The Clouds and Dirt of Gaming

One of the more down to earth entrepreneurs I follow is Gary Vaynerchuk aka Garyvee. He started his career with a wine website and now makes a living off his personal brand of speaking and consulting in the creative & business space. His brash, honest, in-your-face style leads to an authenticity that permeates his work. I follow his Instagram and Twitter as a motivational boost and a constant reminder of the kind of energy and motivation I need to bring to my work.

One concept Gary has spoken about is Clouds and Dirt. Basically the idea that to be successful at anything in life, you have to be both up in the clouds and down in the dirt at the same time. What Gary means by this is that your mind, thoughts, and dreams of the future need to be lofty - up in the clouds so to speak - while your actions and daily work needs to be down in the dirt, sleeves rolled up. You can have the greatest ideas in the world but if you're not putting in the work, you'll never reach your max potential.

For the outsider that looks at LAN Mob it seems like a very easy business, but there is a lot of work behind the scenes to keep us moving along. The idea of clouds and dirt helps drive my daily work here, be it planning or running an event, to scrubbing toilets and mopping floors, to the 70+ hour work weeks I've been operating on for a few years now. I see the future of where I want to be in one, three and five years and never lose sight of that dream.

Streaming - Clouds & Dirt

Streaming is another great example of clouds & dirt in action. So many people want to be a successful streamer, YouTuber, or pro gamer, but very few of them are putting in the consistent work that it takes. It can be a grind very much like any job to truly make it in this space, but there are a few out there locally that I see are making a consistent effort at it.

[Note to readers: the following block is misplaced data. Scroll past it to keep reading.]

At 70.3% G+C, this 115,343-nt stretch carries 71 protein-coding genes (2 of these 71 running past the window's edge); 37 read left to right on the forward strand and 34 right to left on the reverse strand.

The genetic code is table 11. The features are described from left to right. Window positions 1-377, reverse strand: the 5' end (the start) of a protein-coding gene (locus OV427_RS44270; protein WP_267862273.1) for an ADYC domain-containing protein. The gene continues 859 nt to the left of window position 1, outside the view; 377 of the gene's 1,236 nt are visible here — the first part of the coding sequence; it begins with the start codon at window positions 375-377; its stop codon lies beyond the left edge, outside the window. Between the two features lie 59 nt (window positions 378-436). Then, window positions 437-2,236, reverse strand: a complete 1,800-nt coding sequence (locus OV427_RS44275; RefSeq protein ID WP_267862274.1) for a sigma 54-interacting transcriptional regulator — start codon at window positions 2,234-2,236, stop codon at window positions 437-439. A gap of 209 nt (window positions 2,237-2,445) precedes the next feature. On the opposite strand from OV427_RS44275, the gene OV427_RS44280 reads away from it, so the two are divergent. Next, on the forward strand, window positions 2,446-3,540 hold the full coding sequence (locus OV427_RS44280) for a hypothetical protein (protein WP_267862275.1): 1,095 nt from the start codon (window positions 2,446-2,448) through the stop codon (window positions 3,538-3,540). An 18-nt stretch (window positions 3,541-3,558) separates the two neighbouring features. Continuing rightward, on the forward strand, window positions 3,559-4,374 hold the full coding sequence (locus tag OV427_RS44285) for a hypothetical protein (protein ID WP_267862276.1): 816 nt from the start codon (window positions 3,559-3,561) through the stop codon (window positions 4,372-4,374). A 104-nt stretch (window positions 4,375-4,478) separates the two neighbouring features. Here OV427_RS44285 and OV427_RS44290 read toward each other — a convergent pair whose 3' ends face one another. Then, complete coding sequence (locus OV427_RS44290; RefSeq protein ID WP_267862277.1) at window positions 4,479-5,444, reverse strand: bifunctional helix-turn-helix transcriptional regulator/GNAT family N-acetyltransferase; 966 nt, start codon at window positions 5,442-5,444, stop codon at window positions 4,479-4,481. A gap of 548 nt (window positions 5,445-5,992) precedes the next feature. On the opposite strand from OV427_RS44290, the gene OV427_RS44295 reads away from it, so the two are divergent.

Esports - Clouds & Dirt

I'm inspired by the Rome Revolution teams that show up every week for practice, but more so the in-between when I check Discord on an off night and find the group putting in extra games. The wins feel great for the organization, from Zehn Masters to Clash Beta to seeing Kolunas being selected for the AGA national in Las Vegas.

Read the full article about Thomas heading to Las Vegas by clicking here

We all have those few hours of our life every night after our work, family, and social obligations are met. If we're unhappy with our lives in some way, how we spend that leisure time can have the greatest impact on our future trajectory. It's both possible to work too hard and burn ourselves out, and at the other end of the spectrum waste all that time on leisure and self indulgence and find ourselves stuck.

Playing games by its nature usually falls under leisure, but the growing field of esports has brought gaming forward as a viable pursuit with legitimate careers and futures available to those who pursue it. The "dirt" here is the hours of practice we pour in and the hard work of keeping and maintaining a healthy team atmosphere. It's not always an easy thing to do pulling together for a team meeting around multiple work and family schedules where we talk through our issues and plan for the future.

Then there is finding that balance in our play - when are we having fun, and when are we trying hard. Even here you'll find polar opposites between those that approach their play in a 100% competitive-improving attitude, and those that say the game should remain a game and not ever be held in a competitive light. The former approach is likely to lead to some burnout, and the latter is somewhat dismissive of the entire field of esports as being viable. The truth for the person on an esports path is finding a middle road as the healthy way forward. Work to improve and keep it serious, but always take some time out to enjoy the game in a social way and remember the love of the game that drove you there.

Aug & Matt taking top two in our Black Friday night Fortnite event

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  1. Well written post! In your opinion, how does one actually find that middle road? It's easy to say, but in my experience it's difficult to achieve. Anything less than all in isn't enough, and going all in can take away from that primal love of the game and paint it in a murkier light.

  2. Finding ways to keep the game fun is probably the best way to avoid burnout. For our League team I encourage ARAMS and URF as a way to blow off some steam or have fun with teammates. Take off nights where you focus on other games or pursuits. Your "enough" needs to be the most you can put in without burning yourself out. If it starts to feel murky, take note of the parts of the game that bring you joy and the parts that bring you down. You can take steps to maximize the joyful parts (like encouraging positive comms leading by example) and minimize the stressors (mute at the first sign of negativity).